Issue: The verdict is only the beginning of a powerful movement


“George Floyd mattered… he mattered because he was human.” –Minnesota Attorney General, Keith Ellison

Editorial Board

The world was watching yesterday as the jury delivered the verdict of Derek Chauvin, the police officer that killed George Floyd in May of 2020. Chauvin was found guilty on all accounts for second-degree murder, third-degree murder and second-degree manslaughter.

While this news is a brief reprieve from the year of protests, pain and worry amongst the Black community, there is still work to be done.

Americans have already made their outrage clear, taking to the streets and protesting Floyd’s death over the last summer. South Dakotans joined them, with protests occurring in Sioux Falls, Rapid City, Pierre, Mitchell and right here in Brookings. We wanted justice, and yesterday some justice was served.

Floyd should still be alive today, and at the end of the day, this verdict does not bring him back to life.

However, it is a testament to the year’s work on anti-racism and the Black Lives Matter movement that went into making Floyd’s death a nationwide issue.

This is accountability, but it is only the start.

Chauvin is only the second police officer in Minnesota history that has been convicted of murdering a civilian while on active duty.

Police brutality still runs rampant through the streets in America. Only 10 days ago, Daunte Wright, another Black man from Minnesota, was killed by a female officer who mistook her gun for a taser.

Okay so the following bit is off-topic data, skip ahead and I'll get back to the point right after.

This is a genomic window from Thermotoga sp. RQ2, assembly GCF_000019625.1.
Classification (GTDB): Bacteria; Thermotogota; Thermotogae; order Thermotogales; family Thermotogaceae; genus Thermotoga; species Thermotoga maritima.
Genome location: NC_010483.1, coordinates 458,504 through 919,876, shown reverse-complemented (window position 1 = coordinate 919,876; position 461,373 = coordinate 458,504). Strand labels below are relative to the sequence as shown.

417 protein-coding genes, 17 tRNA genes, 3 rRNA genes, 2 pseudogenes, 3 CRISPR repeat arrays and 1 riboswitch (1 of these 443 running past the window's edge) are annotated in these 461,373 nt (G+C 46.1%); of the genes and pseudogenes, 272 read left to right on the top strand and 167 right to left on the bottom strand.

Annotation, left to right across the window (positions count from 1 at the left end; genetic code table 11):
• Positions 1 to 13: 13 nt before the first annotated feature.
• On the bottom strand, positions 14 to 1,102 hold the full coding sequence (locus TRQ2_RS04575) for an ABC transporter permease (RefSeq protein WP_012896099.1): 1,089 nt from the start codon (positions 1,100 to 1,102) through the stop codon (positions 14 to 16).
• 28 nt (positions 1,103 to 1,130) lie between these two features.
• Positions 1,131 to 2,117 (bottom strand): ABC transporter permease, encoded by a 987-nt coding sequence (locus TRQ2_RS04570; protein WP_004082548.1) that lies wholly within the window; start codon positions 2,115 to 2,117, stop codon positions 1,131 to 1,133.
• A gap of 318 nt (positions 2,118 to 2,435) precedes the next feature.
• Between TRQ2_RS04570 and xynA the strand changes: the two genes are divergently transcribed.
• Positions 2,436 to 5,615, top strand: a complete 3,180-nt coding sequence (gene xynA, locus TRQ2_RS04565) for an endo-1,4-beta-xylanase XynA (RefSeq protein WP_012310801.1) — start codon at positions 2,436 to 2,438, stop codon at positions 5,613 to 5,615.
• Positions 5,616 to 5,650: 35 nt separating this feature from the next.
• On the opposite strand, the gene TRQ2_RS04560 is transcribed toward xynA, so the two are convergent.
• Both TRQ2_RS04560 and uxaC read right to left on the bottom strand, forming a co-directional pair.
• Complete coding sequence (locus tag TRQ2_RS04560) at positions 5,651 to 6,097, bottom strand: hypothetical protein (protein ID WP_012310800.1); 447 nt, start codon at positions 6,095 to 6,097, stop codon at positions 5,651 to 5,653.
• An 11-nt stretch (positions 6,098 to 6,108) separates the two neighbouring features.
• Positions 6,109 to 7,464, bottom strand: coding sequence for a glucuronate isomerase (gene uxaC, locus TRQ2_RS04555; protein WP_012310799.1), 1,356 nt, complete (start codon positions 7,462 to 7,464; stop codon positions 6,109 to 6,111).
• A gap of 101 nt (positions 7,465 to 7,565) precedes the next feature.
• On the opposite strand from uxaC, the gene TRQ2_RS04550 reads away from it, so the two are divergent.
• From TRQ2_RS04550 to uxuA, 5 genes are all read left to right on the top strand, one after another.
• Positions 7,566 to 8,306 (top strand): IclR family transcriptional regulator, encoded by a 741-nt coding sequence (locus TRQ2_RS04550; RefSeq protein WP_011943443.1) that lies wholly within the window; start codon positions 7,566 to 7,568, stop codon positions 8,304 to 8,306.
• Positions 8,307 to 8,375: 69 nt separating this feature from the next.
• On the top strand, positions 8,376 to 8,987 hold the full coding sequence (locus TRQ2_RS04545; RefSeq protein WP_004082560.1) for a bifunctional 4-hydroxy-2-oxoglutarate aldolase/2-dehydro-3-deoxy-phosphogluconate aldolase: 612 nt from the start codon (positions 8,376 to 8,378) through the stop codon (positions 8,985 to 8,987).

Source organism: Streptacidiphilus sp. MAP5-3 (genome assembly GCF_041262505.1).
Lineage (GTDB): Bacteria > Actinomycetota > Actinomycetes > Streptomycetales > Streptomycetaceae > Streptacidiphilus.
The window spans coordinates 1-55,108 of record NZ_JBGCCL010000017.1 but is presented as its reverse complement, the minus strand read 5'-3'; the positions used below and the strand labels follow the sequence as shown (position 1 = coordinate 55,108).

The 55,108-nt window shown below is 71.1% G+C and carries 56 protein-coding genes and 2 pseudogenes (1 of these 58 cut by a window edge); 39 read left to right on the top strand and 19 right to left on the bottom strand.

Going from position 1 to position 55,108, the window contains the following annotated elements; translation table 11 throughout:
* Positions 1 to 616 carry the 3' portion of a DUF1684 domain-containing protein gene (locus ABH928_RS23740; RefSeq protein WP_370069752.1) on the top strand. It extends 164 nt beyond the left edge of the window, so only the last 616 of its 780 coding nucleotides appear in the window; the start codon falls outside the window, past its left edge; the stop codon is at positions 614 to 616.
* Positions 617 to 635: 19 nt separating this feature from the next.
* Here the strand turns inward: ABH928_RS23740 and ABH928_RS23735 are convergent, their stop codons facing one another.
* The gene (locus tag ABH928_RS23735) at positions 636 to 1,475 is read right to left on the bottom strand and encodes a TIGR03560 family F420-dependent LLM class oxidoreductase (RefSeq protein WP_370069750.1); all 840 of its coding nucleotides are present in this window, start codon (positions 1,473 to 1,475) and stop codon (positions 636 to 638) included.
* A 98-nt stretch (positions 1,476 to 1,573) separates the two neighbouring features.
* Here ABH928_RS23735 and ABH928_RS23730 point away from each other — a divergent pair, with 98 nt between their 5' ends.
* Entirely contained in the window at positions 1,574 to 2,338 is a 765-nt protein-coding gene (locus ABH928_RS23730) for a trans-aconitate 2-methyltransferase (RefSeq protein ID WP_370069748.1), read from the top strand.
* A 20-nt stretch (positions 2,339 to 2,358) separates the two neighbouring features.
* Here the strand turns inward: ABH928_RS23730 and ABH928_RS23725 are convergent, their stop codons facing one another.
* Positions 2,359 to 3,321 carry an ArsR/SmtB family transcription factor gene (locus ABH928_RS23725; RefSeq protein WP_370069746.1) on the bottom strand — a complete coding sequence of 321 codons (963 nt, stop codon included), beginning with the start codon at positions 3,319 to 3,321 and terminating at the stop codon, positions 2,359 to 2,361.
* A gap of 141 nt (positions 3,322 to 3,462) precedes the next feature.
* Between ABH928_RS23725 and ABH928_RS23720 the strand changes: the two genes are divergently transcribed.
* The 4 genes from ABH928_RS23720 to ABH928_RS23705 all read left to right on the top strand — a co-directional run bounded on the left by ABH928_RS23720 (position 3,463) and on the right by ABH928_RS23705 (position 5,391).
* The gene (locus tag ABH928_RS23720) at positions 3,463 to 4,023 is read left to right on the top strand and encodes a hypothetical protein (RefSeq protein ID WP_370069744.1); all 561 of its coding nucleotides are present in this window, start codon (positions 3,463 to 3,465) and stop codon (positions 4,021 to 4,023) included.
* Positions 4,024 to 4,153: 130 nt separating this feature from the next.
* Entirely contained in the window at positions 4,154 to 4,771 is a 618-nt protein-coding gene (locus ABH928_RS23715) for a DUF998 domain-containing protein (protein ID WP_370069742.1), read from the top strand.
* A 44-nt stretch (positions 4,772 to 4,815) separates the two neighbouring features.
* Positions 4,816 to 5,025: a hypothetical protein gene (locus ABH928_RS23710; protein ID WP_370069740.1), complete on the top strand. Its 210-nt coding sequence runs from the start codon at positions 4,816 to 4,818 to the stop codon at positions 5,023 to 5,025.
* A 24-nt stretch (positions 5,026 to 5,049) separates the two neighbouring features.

There are too many officers who have killed Black people in this country. Accountability needs to be taken for each and every one of them, starting with J. Alexander Kueng, Thomas Lane and Tou Thao, the officers assisting Chauvin in Floyd’s death.

Racism in our law enforcement is not the only place we need to look to for change; our universities must be held accountable when incidents like the racist message found on campus this past January occur.

It’s important that we hold everyone —our police officers, government and even university and school officials—accountable, and though this trial will hopefully begin to change things for the better, our fight isn’t over yet.

In the end, we can’t bring George Floyd back to life. We can only honor his legacy and stand behind the Black community as the fight for justice continues.

The Collegian Editorial Board meets weekly and agrees on the issue of the editorial. The editorial represents the opinion of The Collegian.